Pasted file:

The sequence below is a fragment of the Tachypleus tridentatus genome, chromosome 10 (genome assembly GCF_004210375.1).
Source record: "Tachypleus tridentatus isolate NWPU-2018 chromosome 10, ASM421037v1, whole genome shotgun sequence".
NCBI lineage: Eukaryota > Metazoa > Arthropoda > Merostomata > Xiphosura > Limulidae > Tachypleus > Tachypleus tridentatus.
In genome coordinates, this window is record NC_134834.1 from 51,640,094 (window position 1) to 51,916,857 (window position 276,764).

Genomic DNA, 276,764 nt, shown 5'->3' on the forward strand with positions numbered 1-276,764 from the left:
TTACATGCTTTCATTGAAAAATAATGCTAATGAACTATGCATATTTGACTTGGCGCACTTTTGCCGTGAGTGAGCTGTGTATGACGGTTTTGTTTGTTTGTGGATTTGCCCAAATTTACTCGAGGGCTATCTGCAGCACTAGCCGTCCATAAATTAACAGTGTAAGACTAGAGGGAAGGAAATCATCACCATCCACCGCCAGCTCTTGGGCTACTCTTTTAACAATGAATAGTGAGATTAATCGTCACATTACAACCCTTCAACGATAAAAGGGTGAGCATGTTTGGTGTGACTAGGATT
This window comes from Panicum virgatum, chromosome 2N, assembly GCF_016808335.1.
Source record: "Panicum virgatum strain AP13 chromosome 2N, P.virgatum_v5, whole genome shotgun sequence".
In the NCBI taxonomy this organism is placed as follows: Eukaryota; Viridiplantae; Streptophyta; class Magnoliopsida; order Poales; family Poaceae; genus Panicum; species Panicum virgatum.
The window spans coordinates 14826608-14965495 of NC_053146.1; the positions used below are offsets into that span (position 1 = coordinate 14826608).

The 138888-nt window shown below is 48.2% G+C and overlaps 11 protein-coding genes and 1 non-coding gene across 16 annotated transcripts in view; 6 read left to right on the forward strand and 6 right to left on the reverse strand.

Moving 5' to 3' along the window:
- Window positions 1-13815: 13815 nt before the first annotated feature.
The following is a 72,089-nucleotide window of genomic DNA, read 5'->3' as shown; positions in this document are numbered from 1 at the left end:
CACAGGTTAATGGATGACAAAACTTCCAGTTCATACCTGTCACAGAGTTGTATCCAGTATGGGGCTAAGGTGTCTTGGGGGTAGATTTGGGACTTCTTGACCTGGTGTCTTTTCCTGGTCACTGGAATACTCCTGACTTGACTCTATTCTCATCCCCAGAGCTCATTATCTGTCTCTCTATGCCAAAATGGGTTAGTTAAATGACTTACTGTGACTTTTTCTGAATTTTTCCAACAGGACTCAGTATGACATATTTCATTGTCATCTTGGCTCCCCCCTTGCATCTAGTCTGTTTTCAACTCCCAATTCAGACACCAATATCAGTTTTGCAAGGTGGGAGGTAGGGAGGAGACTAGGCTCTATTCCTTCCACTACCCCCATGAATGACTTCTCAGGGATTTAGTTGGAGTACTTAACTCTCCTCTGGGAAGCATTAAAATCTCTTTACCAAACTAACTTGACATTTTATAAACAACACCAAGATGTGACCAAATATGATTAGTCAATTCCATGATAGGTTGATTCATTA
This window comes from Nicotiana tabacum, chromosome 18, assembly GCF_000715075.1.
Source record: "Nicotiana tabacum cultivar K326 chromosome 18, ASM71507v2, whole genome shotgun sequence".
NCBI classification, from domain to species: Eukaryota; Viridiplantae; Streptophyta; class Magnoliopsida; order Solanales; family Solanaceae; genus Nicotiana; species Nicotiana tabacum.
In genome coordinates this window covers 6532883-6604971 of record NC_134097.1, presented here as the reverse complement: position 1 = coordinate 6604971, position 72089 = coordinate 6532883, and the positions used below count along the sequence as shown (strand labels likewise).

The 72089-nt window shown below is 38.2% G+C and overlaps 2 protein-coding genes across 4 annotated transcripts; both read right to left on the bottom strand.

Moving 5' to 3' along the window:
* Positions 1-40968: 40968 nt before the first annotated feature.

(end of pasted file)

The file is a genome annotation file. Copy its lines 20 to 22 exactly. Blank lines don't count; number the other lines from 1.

The 72089-nt window shown below is 38.2% G+C and overlaps 2 protein-coding genes across 4 annotated transcripts; both read right to left on the bottom strand.

Moving 5' to 3' along the window:
* Positions 1-40968: 40968 nt before the first annotated feature.